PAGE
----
The success of our ambitious scaling goals relies on building strong partnership networks and on being able to reach and recruit participants who may be disconnected from both education and employment systems. The connections and expertise of the Challenge partners could be invaluable in helping us to address these barriers.
In which of the following areas do you most need partners or support?
Please explain in more detail here.
This problem is too large for any single organization to solve alone.
Generation USA engages a range of organizations with complementary and competitive capabilities as we seek to create system change and to achieve our vision of a meaningful career and sustained well-being for every person anywhere in the world.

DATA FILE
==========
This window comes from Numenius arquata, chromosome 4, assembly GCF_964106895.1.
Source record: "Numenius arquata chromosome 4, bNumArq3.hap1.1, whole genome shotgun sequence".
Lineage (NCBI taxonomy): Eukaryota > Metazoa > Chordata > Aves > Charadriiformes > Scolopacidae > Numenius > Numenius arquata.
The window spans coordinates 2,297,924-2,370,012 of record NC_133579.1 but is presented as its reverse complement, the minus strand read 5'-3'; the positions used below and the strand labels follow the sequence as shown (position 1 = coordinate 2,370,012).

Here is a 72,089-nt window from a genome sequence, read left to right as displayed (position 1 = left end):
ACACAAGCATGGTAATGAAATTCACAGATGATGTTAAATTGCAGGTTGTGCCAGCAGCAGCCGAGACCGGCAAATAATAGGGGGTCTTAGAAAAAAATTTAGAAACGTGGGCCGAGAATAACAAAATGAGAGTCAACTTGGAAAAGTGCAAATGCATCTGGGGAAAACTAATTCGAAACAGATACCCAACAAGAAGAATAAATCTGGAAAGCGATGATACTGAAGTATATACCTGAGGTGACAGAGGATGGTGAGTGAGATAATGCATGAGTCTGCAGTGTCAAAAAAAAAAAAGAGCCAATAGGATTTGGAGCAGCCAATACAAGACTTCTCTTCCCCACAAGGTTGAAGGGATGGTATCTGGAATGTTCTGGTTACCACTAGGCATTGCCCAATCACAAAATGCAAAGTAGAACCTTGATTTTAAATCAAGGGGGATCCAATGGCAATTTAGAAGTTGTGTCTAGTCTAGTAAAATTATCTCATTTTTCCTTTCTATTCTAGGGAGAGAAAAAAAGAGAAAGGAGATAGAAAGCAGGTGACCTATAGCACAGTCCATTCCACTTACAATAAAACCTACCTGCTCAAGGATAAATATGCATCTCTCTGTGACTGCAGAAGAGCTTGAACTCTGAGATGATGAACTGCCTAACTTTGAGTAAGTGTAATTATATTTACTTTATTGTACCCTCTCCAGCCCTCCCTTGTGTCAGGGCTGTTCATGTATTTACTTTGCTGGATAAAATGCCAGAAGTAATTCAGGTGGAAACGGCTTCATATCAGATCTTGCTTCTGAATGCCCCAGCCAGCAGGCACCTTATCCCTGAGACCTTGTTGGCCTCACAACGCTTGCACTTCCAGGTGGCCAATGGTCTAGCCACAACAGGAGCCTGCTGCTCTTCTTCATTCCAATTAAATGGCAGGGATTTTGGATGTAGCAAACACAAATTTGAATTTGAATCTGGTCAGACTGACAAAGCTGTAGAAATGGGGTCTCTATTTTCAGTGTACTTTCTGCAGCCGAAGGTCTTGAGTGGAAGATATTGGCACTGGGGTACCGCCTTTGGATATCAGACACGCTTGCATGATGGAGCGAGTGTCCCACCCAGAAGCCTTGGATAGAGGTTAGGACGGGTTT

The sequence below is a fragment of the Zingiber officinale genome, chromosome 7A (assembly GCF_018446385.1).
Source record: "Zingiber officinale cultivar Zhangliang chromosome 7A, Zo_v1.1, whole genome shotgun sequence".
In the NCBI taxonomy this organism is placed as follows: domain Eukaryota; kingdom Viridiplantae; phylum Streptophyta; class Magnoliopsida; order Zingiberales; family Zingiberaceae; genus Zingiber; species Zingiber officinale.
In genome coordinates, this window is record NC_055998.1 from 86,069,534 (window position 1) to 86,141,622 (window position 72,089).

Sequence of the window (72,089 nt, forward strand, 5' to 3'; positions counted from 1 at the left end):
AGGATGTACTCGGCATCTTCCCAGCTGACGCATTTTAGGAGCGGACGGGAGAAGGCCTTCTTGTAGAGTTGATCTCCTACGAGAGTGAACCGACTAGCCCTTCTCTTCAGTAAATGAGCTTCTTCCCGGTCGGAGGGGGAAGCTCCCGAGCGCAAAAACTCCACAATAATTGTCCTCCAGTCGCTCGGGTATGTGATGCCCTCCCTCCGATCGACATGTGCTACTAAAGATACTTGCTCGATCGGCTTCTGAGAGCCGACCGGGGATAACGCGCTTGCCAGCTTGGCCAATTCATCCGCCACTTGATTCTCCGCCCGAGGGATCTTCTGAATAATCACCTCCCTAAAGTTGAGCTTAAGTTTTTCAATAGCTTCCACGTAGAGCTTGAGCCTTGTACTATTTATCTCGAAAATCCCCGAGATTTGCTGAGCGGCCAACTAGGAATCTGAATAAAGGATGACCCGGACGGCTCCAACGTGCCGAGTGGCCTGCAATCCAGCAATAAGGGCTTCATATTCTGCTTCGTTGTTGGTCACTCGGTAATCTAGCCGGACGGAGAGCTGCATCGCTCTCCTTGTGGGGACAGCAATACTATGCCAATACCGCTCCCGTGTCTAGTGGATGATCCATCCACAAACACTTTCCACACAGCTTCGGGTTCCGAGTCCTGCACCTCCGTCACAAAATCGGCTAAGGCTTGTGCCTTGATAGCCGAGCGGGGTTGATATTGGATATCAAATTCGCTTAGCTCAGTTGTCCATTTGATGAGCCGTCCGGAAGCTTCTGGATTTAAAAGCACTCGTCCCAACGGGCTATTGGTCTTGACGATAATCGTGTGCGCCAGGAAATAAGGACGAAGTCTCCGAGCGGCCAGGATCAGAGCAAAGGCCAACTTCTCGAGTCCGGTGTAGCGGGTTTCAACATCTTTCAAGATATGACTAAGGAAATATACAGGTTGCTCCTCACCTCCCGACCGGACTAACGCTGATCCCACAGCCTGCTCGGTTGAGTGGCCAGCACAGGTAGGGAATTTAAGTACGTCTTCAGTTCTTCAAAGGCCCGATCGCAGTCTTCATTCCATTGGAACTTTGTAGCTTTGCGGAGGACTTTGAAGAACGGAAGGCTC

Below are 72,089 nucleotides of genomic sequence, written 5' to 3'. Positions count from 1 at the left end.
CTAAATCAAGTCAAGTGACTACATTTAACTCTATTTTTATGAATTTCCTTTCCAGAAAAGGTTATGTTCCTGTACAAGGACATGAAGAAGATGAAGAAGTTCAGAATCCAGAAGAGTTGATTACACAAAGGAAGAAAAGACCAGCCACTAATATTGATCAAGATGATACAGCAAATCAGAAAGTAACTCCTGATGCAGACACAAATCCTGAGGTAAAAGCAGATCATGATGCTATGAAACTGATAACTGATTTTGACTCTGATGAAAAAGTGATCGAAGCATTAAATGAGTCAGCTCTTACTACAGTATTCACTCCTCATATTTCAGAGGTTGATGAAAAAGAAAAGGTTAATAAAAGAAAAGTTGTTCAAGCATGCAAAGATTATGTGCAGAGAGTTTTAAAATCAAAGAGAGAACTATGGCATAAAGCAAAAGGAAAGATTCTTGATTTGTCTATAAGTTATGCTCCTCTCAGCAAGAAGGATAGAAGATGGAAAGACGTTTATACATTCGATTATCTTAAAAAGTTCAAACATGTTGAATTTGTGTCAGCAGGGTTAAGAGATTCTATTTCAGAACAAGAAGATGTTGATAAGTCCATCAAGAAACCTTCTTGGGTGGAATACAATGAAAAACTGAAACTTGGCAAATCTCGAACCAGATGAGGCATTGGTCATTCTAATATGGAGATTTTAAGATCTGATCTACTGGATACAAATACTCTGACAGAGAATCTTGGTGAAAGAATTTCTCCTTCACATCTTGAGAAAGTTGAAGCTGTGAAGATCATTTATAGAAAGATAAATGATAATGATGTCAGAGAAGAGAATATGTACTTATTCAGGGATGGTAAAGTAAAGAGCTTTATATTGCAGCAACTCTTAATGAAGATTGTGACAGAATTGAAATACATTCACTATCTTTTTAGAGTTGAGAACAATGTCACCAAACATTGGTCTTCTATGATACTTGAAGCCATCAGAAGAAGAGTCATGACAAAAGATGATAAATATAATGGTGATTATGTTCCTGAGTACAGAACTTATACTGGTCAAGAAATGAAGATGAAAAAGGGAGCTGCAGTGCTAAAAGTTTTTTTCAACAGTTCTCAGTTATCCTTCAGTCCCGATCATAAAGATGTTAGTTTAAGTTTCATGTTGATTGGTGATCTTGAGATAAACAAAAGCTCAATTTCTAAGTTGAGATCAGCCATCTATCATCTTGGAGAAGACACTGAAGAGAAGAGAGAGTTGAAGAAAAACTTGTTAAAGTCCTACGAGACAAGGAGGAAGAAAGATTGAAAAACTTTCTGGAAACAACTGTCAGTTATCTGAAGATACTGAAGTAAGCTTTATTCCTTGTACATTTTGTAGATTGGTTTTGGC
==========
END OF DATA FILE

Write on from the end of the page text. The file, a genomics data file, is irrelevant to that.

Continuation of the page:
Our most vital collaborators in this work are community colleges, many of which have existing vocational training programs. Despite a potential for competition, collaboration with Generation provides community college partners with a rapid, affordable training option paired with recruiting expertise that helps them attract students they may not otherwise have been able to access. Generation also helps community colleges overcome one of their biggest struggles - building relationships with employer partners to
ensure strong job placement outcomes.
In addition, we see local workforce development boards as critical to building truly sustainable regional workforce coalitions that drive meaningful change.
What organizations would you like to partner with, and how would you like to partner with them?